Ex-Seabourn head Pam Convover said no existing ships were suitable to buy and the line would look at building one new ship with an option on a second.
She added SeaDream owner Atle Brinestad “likes to look at new ship designs,” but there were no concrete plans at this stage.
Speaking to Cruise Critic, Conover said: “We do believe in the growth potential of the brand, and ultimately we do believe there will and should be new ships for the brand. It takes two years to build a ship from the signing of the contract, which takes at least a year, so I would expect there will be a new build in three to five years time. Most shipyards like to build one ship with an option on a second.”
Conover ruled out any major refurbishment projects on the two ships, which are more than 20 years old. The last major refurbishment was 12 years ago, when the two former Sea Goddesses became SeaDream I and SeaDream II.
When asked if she missed a trick in not purchasing Seabourn's three older ships -- which were recently sold to Windstar Cruises -- she said: “They wouldn't have been a good fit; we were never looking at them. They were very small, and we did have a certain affection for them, but they are mini-cruise ships.”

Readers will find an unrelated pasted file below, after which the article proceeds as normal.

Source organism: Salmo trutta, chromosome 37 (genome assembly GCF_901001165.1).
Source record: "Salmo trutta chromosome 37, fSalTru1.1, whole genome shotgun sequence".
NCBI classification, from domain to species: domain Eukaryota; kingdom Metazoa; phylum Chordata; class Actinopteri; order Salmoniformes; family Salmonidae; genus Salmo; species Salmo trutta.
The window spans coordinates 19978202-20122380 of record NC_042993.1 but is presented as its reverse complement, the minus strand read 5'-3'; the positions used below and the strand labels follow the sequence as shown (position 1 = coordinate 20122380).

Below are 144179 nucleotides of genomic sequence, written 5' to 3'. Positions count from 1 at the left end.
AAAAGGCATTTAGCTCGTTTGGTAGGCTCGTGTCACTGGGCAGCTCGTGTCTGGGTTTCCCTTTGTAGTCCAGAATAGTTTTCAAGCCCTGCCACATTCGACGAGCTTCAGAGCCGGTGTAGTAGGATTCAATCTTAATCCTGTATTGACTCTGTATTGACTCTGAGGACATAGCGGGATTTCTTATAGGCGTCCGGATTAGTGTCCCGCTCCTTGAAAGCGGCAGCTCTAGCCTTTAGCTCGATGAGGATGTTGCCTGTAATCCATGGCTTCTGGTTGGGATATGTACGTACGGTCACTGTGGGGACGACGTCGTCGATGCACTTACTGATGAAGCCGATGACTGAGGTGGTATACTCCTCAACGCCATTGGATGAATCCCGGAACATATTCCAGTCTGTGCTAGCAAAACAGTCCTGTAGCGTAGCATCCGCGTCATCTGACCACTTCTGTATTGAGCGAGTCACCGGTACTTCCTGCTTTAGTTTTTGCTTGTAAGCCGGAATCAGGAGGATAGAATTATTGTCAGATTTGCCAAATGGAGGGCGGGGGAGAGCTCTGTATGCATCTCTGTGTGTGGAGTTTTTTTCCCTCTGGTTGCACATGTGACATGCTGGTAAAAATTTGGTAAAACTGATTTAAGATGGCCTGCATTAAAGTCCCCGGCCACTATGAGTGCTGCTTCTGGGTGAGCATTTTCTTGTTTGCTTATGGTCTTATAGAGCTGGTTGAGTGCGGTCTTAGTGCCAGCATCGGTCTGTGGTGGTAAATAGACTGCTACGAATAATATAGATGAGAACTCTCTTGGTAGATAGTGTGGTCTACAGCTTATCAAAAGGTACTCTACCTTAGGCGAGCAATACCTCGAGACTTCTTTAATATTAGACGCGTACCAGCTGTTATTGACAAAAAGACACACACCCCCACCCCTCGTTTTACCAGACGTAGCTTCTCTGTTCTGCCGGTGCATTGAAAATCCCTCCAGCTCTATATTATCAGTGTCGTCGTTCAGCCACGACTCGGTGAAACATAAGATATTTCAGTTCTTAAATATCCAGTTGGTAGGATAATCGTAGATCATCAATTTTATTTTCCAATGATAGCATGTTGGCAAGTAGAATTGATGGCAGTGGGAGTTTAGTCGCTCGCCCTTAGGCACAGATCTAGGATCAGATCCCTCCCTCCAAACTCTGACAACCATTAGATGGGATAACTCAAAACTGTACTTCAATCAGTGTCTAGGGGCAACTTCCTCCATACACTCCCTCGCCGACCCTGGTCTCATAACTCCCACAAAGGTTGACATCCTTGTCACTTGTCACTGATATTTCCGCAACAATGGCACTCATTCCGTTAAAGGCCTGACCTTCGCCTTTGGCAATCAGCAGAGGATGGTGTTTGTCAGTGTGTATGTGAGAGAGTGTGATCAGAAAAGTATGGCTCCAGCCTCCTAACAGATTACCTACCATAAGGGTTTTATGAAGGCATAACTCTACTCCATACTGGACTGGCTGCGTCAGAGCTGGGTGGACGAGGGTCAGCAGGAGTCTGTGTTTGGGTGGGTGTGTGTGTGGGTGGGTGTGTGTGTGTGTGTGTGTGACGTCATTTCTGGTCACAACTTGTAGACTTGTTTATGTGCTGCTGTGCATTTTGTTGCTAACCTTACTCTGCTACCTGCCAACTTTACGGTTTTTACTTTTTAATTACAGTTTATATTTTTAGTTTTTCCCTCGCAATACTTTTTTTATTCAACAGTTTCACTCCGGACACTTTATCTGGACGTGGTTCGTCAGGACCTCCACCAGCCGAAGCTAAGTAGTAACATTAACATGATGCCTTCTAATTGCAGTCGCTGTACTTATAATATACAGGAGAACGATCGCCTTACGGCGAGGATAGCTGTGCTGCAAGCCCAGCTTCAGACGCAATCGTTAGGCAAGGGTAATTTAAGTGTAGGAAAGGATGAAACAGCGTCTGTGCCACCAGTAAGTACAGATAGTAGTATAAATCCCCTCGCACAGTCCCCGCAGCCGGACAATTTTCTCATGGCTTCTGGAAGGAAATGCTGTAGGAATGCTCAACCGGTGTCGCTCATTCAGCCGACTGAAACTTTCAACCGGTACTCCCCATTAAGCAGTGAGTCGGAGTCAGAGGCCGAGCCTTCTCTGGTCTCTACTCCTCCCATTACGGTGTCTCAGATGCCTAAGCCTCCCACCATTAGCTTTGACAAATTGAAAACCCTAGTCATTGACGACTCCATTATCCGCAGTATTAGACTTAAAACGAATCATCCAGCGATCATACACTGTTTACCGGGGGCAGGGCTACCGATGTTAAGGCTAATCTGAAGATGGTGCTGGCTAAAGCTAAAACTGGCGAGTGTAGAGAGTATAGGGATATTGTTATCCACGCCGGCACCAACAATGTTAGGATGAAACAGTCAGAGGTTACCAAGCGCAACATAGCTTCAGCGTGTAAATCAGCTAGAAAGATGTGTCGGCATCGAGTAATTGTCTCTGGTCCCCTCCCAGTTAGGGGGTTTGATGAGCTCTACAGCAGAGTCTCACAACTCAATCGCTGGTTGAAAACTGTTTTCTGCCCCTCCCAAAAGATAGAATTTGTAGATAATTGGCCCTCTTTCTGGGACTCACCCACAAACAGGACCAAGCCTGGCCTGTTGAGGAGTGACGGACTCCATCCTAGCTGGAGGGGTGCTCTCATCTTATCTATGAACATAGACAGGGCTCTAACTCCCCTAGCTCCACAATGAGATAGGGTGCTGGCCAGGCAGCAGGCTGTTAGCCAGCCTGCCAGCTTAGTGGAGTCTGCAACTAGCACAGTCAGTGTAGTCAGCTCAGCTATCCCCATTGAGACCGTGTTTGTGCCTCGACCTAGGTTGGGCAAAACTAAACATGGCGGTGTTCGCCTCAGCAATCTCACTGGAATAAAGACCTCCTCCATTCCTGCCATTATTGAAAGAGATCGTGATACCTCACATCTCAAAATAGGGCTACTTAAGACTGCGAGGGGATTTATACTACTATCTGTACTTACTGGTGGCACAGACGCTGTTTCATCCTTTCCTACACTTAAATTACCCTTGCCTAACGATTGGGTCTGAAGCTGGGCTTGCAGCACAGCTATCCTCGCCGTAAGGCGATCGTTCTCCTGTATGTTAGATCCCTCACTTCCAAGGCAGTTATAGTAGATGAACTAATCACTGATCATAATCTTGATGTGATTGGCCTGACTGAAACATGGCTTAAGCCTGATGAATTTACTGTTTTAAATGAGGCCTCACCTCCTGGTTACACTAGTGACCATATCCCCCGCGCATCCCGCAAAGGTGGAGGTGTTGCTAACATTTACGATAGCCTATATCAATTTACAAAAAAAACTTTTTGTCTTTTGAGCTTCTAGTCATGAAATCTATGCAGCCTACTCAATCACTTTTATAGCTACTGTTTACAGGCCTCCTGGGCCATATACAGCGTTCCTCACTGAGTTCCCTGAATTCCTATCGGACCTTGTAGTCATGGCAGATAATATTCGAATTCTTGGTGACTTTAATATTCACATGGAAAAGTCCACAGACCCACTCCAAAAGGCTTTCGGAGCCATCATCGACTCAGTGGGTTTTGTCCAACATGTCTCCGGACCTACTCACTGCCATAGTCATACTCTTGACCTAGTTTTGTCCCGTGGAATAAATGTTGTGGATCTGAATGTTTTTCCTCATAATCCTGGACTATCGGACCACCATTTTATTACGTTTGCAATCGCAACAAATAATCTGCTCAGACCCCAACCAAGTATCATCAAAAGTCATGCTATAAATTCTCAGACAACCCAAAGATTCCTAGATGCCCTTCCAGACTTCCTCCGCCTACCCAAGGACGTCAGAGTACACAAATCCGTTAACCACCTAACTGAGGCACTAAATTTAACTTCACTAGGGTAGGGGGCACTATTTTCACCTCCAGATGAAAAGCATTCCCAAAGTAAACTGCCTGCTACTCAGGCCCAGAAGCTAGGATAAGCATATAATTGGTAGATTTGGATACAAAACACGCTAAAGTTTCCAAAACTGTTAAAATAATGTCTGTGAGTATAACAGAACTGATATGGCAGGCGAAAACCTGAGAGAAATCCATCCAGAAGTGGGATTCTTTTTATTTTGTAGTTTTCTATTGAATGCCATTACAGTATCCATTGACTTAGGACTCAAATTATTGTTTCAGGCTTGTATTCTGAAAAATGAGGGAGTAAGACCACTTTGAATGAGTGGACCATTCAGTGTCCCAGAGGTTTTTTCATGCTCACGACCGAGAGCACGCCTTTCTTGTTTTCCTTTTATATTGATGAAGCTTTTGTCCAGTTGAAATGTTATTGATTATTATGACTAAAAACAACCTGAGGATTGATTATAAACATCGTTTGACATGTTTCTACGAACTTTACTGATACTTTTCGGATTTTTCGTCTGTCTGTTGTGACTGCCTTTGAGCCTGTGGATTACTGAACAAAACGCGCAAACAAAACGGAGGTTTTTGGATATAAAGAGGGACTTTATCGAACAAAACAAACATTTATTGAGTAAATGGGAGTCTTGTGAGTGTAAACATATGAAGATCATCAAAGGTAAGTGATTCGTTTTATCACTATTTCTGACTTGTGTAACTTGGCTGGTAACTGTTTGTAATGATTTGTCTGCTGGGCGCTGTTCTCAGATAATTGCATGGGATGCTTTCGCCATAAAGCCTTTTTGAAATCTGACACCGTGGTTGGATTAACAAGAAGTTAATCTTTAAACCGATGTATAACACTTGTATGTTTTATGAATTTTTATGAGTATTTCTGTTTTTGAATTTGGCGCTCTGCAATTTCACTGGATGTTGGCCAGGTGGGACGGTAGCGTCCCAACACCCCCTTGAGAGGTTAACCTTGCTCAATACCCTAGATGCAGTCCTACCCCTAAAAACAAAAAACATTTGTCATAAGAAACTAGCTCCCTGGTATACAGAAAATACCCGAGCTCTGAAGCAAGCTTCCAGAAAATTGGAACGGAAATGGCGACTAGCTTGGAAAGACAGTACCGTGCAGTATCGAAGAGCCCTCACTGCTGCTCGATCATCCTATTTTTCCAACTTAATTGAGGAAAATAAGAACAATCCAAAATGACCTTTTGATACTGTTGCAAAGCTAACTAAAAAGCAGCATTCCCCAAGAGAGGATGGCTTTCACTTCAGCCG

SeaDream's whole ethos is the pursuit of the “noncruiser” who is after a yachting-style experience rather than a traditional cruise. Both ships carry around 110 passengers with almost the same number of crew.
The main reason for her visit to the U.K. is to increase the number of Brits travelling on SeaDream, which stands at around four percent of the total market -- she is keen to increase this to nearer 20 percent.
Conover was president and C.E.O. of Seabourn from 2006 to 2011, where she oversaw the building and launch of the Odyssey Class of ships. Previous to that she was president of Cunard and oversaw the building and launch of Queen Mary 2. She became C.E.O. of SeaDream on January 2, 2013.
--by Adam Coulter, U.K. Editor